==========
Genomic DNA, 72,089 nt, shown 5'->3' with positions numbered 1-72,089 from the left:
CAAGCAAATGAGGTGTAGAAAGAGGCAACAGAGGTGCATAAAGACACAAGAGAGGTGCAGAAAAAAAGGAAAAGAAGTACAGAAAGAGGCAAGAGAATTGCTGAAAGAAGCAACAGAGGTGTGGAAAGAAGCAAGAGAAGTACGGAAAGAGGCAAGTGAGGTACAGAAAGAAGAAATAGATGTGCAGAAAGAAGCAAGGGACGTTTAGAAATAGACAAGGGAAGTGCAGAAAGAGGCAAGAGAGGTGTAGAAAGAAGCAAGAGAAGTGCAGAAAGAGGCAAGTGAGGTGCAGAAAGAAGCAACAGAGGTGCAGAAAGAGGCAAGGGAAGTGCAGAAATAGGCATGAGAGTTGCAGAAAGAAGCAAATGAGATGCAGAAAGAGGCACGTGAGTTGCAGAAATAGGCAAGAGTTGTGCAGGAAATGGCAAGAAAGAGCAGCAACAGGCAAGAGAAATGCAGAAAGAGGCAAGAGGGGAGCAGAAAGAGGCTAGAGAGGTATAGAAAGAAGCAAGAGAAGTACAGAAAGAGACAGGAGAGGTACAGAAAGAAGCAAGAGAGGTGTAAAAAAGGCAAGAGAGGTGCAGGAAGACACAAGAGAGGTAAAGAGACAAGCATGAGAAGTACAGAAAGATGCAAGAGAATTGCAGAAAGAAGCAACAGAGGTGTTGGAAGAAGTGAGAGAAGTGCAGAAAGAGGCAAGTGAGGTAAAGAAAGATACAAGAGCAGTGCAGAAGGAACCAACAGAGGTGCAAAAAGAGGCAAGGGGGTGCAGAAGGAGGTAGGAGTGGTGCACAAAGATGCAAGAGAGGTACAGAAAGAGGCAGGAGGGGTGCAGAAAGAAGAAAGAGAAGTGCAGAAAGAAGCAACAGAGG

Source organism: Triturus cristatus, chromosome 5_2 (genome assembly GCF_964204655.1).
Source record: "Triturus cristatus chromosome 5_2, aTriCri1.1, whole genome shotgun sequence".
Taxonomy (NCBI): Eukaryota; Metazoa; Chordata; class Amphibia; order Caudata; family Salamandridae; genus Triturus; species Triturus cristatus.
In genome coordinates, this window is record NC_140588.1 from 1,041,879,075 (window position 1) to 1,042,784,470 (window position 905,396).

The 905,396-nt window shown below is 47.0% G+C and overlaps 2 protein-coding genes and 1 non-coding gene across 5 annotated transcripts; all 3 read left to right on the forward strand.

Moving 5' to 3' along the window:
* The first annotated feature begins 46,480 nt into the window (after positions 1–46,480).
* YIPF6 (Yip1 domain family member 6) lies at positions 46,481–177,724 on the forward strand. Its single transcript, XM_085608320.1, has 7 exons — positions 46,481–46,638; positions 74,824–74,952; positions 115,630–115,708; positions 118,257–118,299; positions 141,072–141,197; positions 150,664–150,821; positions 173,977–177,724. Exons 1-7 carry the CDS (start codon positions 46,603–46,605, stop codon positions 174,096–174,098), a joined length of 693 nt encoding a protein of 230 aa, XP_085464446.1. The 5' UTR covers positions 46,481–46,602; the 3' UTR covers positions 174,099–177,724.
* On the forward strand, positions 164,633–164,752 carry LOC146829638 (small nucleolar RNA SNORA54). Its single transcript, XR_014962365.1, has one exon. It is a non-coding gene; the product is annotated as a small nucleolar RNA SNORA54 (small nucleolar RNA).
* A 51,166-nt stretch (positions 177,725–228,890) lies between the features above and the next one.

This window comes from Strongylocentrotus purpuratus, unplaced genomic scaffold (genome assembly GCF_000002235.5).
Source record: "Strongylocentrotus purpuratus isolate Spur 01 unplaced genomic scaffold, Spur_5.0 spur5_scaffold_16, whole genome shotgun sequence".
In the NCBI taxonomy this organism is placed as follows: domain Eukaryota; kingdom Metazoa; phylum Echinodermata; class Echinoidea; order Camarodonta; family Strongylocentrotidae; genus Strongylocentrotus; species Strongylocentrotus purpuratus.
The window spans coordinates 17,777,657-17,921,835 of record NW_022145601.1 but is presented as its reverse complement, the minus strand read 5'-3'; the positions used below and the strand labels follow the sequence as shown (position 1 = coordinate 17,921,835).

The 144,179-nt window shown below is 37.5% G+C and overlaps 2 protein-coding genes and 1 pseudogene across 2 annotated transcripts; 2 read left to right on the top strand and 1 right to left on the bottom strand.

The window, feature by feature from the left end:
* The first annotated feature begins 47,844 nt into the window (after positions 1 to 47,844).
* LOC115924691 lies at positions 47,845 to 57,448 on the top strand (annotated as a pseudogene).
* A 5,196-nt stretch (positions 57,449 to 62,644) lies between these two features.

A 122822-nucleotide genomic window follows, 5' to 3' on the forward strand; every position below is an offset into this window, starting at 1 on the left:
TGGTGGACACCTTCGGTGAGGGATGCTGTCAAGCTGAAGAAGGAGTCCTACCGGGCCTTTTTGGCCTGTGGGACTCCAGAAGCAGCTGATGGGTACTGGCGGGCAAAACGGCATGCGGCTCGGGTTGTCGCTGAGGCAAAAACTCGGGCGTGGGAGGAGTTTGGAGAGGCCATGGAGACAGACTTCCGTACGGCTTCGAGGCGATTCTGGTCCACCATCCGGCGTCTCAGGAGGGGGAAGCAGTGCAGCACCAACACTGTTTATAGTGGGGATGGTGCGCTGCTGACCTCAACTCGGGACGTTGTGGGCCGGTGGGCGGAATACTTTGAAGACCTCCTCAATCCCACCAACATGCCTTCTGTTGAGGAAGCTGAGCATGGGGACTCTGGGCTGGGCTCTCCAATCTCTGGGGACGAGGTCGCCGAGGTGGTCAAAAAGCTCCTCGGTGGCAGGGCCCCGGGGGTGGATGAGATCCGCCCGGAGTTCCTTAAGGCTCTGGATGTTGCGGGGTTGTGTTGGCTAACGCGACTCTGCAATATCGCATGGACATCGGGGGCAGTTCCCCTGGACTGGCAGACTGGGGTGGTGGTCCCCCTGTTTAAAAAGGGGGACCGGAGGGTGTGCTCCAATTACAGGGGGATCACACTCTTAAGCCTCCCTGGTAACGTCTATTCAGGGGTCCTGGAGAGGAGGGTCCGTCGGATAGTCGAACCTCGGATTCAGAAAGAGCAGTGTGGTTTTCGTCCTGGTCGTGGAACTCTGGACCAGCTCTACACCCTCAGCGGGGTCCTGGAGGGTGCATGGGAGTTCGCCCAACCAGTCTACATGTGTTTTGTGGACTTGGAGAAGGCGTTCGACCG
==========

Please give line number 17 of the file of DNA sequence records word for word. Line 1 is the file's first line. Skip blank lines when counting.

The 144,179-nt window shown below is 37.5% G+C and overlaps 2 protein-coding genes and 1 pseudogene across 2 annotated transcripts; 2 read left to right on the top strand and 1 right to left on the bottom strand.